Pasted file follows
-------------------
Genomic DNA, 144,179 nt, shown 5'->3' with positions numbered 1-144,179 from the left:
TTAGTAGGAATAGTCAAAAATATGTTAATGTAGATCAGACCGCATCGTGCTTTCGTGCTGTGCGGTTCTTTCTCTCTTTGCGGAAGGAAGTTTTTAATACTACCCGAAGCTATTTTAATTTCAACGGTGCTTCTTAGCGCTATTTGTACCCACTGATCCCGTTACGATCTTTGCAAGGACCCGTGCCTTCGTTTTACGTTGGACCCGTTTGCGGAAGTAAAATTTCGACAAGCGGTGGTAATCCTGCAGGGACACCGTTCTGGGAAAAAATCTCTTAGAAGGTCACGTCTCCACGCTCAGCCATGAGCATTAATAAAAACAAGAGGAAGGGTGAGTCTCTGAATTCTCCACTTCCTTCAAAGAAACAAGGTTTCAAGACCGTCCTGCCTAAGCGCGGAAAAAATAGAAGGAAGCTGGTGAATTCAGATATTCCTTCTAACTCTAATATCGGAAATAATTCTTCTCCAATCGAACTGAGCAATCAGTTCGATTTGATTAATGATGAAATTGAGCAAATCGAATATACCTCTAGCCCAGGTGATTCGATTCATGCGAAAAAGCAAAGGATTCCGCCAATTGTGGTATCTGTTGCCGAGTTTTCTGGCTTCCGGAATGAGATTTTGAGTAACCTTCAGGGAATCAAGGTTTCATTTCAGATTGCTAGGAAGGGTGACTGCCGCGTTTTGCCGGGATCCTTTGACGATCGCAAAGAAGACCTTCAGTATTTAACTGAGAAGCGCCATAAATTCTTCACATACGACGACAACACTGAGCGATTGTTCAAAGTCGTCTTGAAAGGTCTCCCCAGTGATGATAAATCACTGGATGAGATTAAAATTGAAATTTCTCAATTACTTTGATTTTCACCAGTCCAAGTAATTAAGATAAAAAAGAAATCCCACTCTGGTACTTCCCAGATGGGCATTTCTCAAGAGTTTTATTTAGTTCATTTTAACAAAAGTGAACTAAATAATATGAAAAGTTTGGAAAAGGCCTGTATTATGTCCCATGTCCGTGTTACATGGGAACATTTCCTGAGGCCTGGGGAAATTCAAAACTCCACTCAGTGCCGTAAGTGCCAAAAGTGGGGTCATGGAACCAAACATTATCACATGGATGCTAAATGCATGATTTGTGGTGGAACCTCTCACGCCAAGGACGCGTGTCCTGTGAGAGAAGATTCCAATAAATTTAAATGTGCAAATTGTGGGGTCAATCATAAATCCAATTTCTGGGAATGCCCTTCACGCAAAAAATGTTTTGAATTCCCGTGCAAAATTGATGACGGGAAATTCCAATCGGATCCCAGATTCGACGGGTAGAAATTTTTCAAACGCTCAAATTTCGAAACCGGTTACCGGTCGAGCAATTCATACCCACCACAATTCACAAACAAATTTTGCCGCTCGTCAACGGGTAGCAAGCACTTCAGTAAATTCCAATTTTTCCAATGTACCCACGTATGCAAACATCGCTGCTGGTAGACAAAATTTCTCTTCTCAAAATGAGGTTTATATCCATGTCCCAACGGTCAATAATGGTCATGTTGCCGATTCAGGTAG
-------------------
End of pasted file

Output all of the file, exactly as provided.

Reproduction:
Genomic DNA, 144,179 nt, shown 5'->3' with positions numbered 1-144,179 from the left:
TTAGTAGGAATAGTCAAAAATATGTTAATGTAGATCAGACCGCATCGTGCTTTCGTGCTGTGCGGTTCTTTCTCTCTTTGCGGAAGGAAGTTTTTAATACTACCCGAAGCTATTTTAATTTCAACGGTGCTTCTTAGCGCTATTTGTACCCACTGATCCCGTTACGATCTTTGCAAGGACCCGTGCCTTCGTTTTACGTTGGACCCGTTTGCGGAAGTAAAATTTCGACAAGCGGTGGTAATCCTGCAGGGACACCGTTCTGGGAAAAAATCTCTTAGAAGGTCACGTCTCCACGCTCAGCCATGAGCATTAATAAAAACAAGAGGAAGGGTGAGTCTCTGAATTCTCCACTTCCTTCAAAGAAACAAGGTTTCAAGACCGTCCTGCCTAAGCGCGGAAAAAATAGAAGGAAGCTGGTGAATTCAGATATTCCTTCTAACTCTAATATCGGAAATAATTCTTCTCCAATCGAACTGAGCAATCAGTTCGATTTGATTAATGATGAAATTGAGCAAATCGAATATACCTCTAGCCCAGGTGATTCGATTCATGCGAAAAAGCAAAGGATTCCGCCAATTGTGGTATCTGTTGCCGAGTTTTCTGGCTTCCGGAATGAGATTTTGAGTAACCTTCAGGGAATCAAGGTTTCATTTCAGATTGCTAGGAAGGGTGACTGCCGCGTTTTGCCGGGATCCTTTGACGATCGCAAAGAAGACCTTCAGTATTTAACTGAGAAGCGCCATAAATTCTTCACATACGACGACAACACTGAGCGATTGTTCAAAGTCGTCTTGAAAGGTCTCCCCAGTGATGATAAATCACTGGATGAGATTAAAATTGAAATTTCTCAATTACTTTGATTTTCACCAGTCCAAGTAATTAAGATAAAAAAGAAATCCCACTCTGGTACTTCCCAGATGGGCATTTCTCAAGAGTTTTATTTAGTTCATTTTAACAAAAGTGAACTAAATAATATGAAAAGTTTGGAAAAGGCCTGTATTATGTCCCATGTCCGTGTTACATGGGAACATTTCCTGAGGCCTGGGGAAATTCAAAACTCCACTCAGTGCCGTAAGTGCCAAAAGTGGGGTCATGGAACCAAACATTATCACATGGATGCTAAATGCATGATTTGTGGTGGAACCTCTCACGCCAAGGACGCGTGTCCTGTGAGAGAAGATTCCAATAAATTTAAATGTGCAAATTGTGGGGTCAATCATAAATCCAATTTCTGGGAATGCCCTTCACGCAAAAAATGTTTTGAATTCCCGTGCAAAATTGATGACGGGAAATTCCAATCGGATCCCAGATTCGACGGGTAGAAATTTTTCAAACGCTCAAATTTCGAAACCGGTTACCGGTCGAGCAATTCATACCCACCACAATTCACAAACAAATTTTGCCGCTCGTCAACGGGTAGCAAGCACTTCAGTAAATTCCAATTTTTCCAATGTACCCACGTATGCAAACATCGCTGCTGGTAGACAAAATTTCTCTTCTCAAAATGAGGTTTATATCCATGTCCCAACGGTCAATAATGGTCATGTTGCCGATTCAGGTAG